Science News Update
News from JAMA and ARCHIVES Journals
Week of April 15, 1998

                  JAMA REPORTS

Contaminated acetaminophen syrup associated with the deaths of 88 Haitian children

                  CHICAGO-Poor quality control measures in the manufacture
of a children's medicine were responsible for its contamination and the
subsequent death of 88 Haitian children, according to an article in the
April 15 issue of The Journal of the American Medical Association (JAMA).

                  Katherine L. O'Brien, M.D., M.P.H., from the Centers for
Disease Control and Prevention in Atlanta, Ga., and colleagues investigated
the deaths of 88 children caused by sudden kidney failure that occurred in
Haiti between October 1995 and July 1996.

                  The researchers identified were 109 children with acute
renal failure, of whom 88 died. Further investigation found that glycerin
imported to Haiti from China through Europe was used in locally
manufactured acetaminophen syrup and was found to be contaminated with
diethylene glycol (DEG), a toxic chemical with industrial uses including
antifreeze, plasticizer and solvent.

                  The researchers believe that between 45 and 75 additional
cases of DEG toxicity were averted by an intervention. Immediately
following the discovery of the source of the toxin, notification went out
through radio, television, newspapers and other sources.

                  The researchers write: "This outbreak highlights the
challenges in developing countries where there may not be adequate
regulation, enforcement, or strict implementation of current good
manufacturing practice regulations in the pharmaceutical sector. Not only
should strict quality control procedures be required in all countries where
pharmaceutical products are manufactured, but these procedures must be
consistently and fully applied, otherwise an outbreak such as this could
occur even in countries where quality control procedures are usually
strictly applied."

                  They conclude: "It is likely that disasters such as these
will continue to occur until strict quality control procedures are used
consistently by all pharmaceutical manufacturers and until countries around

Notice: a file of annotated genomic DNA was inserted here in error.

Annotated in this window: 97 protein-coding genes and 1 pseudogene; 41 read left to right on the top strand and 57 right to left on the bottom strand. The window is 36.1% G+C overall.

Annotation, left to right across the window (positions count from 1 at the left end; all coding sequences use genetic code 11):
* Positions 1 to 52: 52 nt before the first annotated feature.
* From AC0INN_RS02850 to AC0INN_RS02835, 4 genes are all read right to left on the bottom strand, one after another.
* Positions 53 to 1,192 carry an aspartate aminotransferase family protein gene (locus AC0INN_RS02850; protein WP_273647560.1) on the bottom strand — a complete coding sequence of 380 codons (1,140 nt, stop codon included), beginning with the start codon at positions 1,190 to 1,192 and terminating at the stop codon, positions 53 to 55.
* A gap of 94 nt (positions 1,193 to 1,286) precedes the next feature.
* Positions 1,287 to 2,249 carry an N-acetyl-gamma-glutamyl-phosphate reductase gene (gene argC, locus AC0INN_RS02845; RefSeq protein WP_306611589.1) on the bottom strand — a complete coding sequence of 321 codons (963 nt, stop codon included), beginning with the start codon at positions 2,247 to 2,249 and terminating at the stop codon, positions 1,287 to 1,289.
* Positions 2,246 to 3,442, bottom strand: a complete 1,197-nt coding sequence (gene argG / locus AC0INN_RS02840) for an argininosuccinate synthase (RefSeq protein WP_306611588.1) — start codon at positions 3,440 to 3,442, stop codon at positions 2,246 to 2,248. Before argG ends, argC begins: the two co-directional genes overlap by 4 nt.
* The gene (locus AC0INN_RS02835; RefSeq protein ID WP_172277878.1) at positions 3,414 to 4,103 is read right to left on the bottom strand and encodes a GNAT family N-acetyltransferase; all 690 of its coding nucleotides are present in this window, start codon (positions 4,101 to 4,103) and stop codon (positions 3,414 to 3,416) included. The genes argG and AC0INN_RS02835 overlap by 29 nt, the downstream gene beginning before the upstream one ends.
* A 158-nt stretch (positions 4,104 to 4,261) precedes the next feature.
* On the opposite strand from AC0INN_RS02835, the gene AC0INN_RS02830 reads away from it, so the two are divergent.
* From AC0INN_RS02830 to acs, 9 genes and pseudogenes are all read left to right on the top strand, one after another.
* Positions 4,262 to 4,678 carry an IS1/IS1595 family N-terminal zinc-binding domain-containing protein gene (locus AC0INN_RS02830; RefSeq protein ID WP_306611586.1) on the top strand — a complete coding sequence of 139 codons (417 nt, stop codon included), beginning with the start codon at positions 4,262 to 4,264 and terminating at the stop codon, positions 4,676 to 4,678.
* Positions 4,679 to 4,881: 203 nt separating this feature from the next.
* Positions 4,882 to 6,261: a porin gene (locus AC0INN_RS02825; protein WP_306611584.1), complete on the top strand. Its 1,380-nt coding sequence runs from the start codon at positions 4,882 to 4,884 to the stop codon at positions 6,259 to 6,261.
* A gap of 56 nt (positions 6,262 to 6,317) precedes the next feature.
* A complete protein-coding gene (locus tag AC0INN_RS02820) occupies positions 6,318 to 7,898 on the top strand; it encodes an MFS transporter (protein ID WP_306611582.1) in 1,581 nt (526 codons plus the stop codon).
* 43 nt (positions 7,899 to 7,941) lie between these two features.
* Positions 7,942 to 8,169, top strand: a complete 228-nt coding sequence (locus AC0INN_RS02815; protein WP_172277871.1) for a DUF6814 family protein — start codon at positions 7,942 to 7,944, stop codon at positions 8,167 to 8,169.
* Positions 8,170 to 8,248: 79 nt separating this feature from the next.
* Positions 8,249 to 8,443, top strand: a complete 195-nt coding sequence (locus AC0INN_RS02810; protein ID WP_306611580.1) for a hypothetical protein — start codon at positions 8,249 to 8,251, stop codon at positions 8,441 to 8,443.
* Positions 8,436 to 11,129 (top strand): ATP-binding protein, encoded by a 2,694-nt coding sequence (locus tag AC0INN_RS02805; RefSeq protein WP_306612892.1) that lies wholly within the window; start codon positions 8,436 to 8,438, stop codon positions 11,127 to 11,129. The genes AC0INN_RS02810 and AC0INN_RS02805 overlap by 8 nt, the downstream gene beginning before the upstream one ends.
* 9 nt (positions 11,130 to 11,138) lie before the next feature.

the world adopt and enforce regulations that ensure the safety of
pharmaceutical products." (JAMA. 1998: 279:1175-1180)

                  Editorial: The Haitian Diethylene Glycol Poisoning Tragedy

                  In an accompanying editorial, Alan D. Woolf, M.D.,
M.P.H., of Children's Hospital in Boston, Mass., writes: "It is significant
that the outbreak of DEG poisoning reported by O'Brien et al occurred in an
impoverished developing country. In the global accounting of richer
developed vs. poorer developing countries, inadequate regulation and
surveillance of the safety of medications seems an extraordinarily
regressive tax."

                  Similar epidemics, in which medication was contaminated
with DEG, have been reported in Argentina, Bangladesh, Spain, Nigeria, and
South Africa. The first reported DEG contamination occurred in the United
States more than 60 years ago when 72 percent solution of DEG was
mistakenly used to dissolve sulfanilamide, resulting in more than 105
deaths. This prompted the U.S. Congress to enact the 1938 Federal Food,
Drug and Cosmetic Act, legislation that thereafter closely regulated the
formulation and safety of medicinal products, according to Dr. Woolf.

                  Dr. Woolf concludes: "Improved surveillance and early
detection of DEG in adulterated medications using inexpensive methods
applicable in the field, as suggested by O'Brien et al, may be additional
strategies implemented in a successful global approach. The Haitian
epidemic replays all the past folly involved with DEG contamination. There
are no new public health lessons from the Haitian tragedy." (JAMA. 1998;